The United State's first national monument's name is based on a description given by this Dodge City founder.
Richard Irving Dodge was born in Huntsville, North Carolina on May 19, 1827. In 1844 he entered service to the U.S. Army as a cadet. His entire military career was with the Infantry.
Upon receiving his commission in 1848, he served with the U.S. Infantry Regiment until 1855, eventually serving as its Adjutant. Until 1869, he served with the 12th and then the 30th U.S Infantry Regiments.
While serving with the 3rd Infantry Regiment he was Fort Dodge's commander. He was in command of Fort Dodge in 1872 during the founding of Dodge City.
Richard Dodge arrived to Fort Dodge well after its establishment, so we know the Fort was not named after him. Who the Fort is named for remains controversial, but researchers have determined Fort Dodge was named either after Henry Dodge, for whom Fort Dodge Iowa was named, or, more likely, for Grenville Dodge who directed Fort Dodge be established in Kansas.
Colonel Dodge was strict. When he discovered a lieutenant drinking alcohol with a group of enlisted men, he chastised him and his soldiers about this serious breach of military etiquette. In response, the angry lieutenant knocked Dodge to the floor.
This was the impetus for Colonel Dodge banning the sale and distribution of alcohol to all enlisted and civilians at Fort Dodge.
Enterprising businessmen responded to this prohibition by setting up saloons and dance halls just outside the boundaries of the Fort Dodge military reservation - right where downtown Dodge City sits today. Stores and other business soon followed.
The arrival of the railroad in Sept. 1872 added to the surge of entrepreneurial activity.
As can be expected, things got out of hand in the new city. Despite all the debauchery and violence, Richard Dodge got in on the act as a charter member of the Dodge City Town Company and he encouraged many of the Fort's junior officers to buy town lots.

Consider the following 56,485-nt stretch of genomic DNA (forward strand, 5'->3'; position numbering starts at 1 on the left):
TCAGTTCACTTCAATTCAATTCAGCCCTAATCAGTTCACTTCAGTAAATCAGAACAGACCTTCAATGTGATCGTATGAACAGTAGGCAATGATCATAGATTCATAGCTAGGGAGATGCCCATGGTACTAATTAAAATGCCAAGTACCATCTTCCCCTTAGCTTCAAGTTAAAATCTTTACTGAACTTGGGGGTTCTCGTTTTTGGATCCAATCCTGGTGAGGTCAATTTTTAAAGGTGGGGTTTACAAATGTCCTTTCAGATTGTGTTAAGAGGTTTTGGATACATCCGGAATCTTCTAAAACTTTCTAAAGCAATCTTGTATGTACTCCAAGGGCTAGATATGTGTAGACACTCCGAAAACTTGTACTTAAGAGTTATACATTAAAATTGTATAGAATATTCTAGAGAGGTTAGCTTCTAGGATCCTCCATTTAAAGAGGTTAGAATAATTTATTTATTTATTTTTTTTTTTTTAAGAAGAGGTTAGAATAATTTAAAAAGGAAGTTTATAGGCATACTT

Many believe the town of Dodge City was named for Richard Dodge. Supposedly, he confided to early settler Robert M. Wright the town was indeed named for him. Wright later told this confession to historical writer Heinie Schmidt.
In 1873, Colonel Dodge left Fort Dodge, to serve in the 23rd U.S. Infantry Regiment. While with the 23rd, he led survey parties throughout the west.
In 1875, Richard Dodge surveyed a large butte in Wyoming the Native Americans referred to as "Bear Lodge Butte."
On Sept. 24, 1906, President Theodore Roosevelt declared the butte the nation's first national monument and named it "Devil's Tower" based on Dodge's description.
In his proclamation Roosevelt stated, "In 1875 Lieutenant Colonel Richard Irving Dodge described the tower as 'An immense obelisk of granite....Its summit is inaccessible to anything without wings. The sides are fluted and scored by the action of the elements, and immense blocks of granite, split off from the column by frost, are piled in huge, irregular mounds about its base'."
However, the name Devil's Tower is still controversial, especially for American Indians.
In 1881 and 1882, Richard Dodge served as Aide-de-Camp to famous Civil War General, William T. Sherman. Dodge's last post was commander of the 11th U.S. Infantry Regiment.
Just five years after retiring from the Army, Richard Irving Dodge died on June 16, 1895 in Sacketts Harbor, New York at the age of 68. He is now interred, alongside his wife Julia who died in 1926, in Arlington Cemetery outside Washington, D.C.